Thursday, May 31 1973
Mr Graham Walsh, chairman of the E.W. Tipping Foundation for Mentally Disabled Children and Adults, was the guest speaker at the annual meeting of the GV Centre Ladies Auxiliary.
Mr Walsh was presented with a shoe tidy made by the boys in the carpentry workshops at the GV Centre.
The picture shows the incoming secretary Mrs O. Schier of Wunghnu, supervisor Mrs M Spalding, Mr Walsh and the new president Mrs T Watkins of Shepparton.
We Caused New Law
Victorian Automobile Chamber of Commerce executive vice president Athol Kelly said Shepparton is responsible for the new law that will come in tomorrow when a driver facing a stop sign must stop and give way to traffic on both the right and the left.
Mr Kelly was in Shepparton yesterday for the regional annual general meeting of retail motor traders.
Mr Kelly said the new road law has been instigated after an appeals case from Shepparton was heard in Melbourne recently.
In that case, Mr Kelly stated that a man drove through a red light and hit a car crossing the intersection with the green light.
It seems that the person who drove through the red light had the right of way.
Mr Justice Winneke, after hearing this case instigated the new law to protect in future the driver on a priority road.
The driver facing a stop sign must give way to all traffic.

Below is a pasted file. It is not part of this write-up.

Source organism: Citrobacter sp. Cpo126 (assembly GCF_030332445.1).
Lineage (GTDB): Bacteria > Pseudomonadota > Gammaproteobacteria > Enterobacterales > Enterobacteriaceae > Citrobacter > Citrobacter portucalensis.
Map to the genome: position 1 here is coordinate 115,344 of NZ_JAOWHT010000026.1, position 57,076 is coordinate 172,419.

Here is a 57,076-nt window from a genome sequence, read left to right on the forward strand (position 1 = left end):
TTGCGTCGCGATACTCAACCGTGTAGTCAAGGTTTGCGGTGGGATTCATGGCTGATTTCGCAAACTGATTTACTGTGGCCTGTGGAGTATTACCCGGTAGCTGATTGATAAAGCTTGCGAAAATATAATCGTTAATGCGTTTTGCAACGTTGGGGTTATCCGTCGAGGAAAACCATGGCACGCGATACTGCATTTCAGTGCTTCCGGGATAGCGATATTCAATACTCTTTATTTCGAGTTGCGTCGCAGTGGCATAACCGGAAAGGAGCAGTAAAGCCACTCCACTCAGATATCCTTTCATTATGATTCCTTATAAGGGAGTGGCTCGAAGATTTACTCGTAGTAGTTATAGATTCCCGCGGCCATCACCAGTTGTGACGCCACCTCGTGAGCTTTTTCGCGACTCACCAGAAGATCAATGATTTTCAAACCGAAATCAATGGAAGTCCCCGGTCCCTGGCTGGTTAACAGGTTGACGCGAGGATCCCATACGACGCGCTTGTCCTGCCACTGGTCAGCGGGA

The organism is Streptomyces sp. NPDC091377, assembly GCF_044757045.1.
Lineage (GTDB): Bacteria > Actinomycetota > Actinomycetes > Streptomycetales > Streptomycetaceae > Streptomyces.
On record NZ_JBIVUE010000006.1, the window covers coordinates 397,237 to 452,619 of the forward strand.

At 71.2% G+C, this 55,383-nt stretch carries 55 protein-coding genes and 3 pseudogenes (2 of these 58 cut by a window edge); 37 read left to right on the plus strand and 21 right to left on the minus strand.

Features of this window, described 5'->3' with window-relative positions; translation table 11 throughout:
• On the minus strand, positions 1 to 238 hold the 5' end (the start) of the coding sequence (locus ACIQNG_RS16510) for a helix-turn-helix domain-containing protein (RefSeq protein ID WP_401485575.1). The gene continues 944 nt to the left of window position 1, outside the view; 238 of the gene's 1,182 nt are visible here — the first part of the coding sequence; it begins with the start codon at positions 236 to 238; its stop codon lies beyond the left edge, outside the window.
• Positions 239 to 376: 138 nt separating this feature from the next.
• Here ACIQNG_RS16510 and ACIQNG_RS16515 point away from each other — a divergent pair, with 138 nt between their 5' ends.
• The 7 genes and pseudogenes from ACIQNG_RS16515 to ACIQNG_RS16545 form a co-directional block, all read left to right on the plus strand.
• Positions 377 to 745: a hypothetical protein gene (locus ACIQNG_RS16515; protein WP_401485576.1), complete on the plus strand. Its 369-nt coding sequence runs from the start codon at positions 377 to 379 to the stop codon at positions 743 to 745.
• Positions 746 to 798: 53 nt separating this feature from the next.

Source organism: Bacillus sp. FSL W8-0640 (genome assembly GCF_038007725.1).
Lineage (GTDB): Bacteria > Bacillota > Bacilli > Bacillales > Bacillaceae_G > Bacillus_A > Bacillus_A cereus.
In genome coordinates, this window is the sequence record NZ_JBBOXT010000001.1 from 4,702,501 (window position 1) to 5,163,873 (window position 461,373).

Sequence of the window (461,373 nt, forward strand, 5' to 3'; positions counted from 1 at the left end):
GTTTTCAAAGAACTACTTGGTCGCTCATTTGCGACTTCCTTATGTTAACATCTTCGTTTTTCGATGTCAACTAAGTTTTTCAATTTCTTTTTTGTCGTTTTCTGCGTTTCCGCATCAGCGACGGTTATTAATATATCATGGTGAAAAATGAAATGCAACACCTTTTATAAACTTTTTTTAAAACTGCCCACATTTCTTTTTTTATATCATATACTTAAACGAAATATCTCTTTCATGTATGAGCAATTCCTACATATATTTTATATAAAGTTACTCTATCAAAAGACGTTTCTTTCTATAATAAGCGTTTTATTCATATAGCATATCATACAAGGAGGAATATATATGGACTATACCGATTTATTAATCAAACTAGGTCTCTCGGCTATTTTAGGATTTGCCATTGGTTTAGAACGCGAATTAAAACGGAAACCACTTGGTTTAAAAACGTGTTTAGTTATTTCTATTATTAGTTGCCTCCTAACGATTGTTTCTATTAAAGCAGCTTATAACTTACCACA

Mr Kelly said it was fairly obvious that the ‘give way to the right’ rule was a failure.
“It interrupted the regular flow of traffic and often caused chaos,” he said.
“This new rule will bring into being the priority road system.”
When asked about the increasing road toll, Mr Kelly said that the best counter measure to the road toll is the continued wearing of the seat belt.
He said that Shepparton was one place where few people wear seat belts.
“They get into the habit of not wearing their seat belts in town and this habit stays with them when they drive into the country.”
He added that the majority of people that die on the roads in the country are country people and not city people out for a drive in the country as most would believe.
“And these accidents happen within 20 miles of their homes, among familiar surroundings,” he said.
Mr Kelly said the majority of those killed on the roads are under 25 but added that we should stop ‘witch hunting’ for the mad young driver.
He said it was time we stopped hitting young drivers over the head and started to provide some positive incentives for those young drivers who were prepared at their own expense to improve their driving ability.
“There are hundreds of young drivers actively involved in driver education programs who are fed up with being branded ‘bad drivers’.”
“These young people are often maligned unjustly because of the statistical evidence that the under 25 male is over represented in road crashes,” he said.
“At the moment the cards are stacked against all young drivers because of high risk sub-groups,” Mr Kelly said.
“There is no doubt that there are some young people who are acting out their emotional problems through the motor car.
“Many feel the need to impress their friends and frighten elders by driving dangerously but generally this is a minority.”
He said that Shepparton was fortunate in having driver training complex in the area.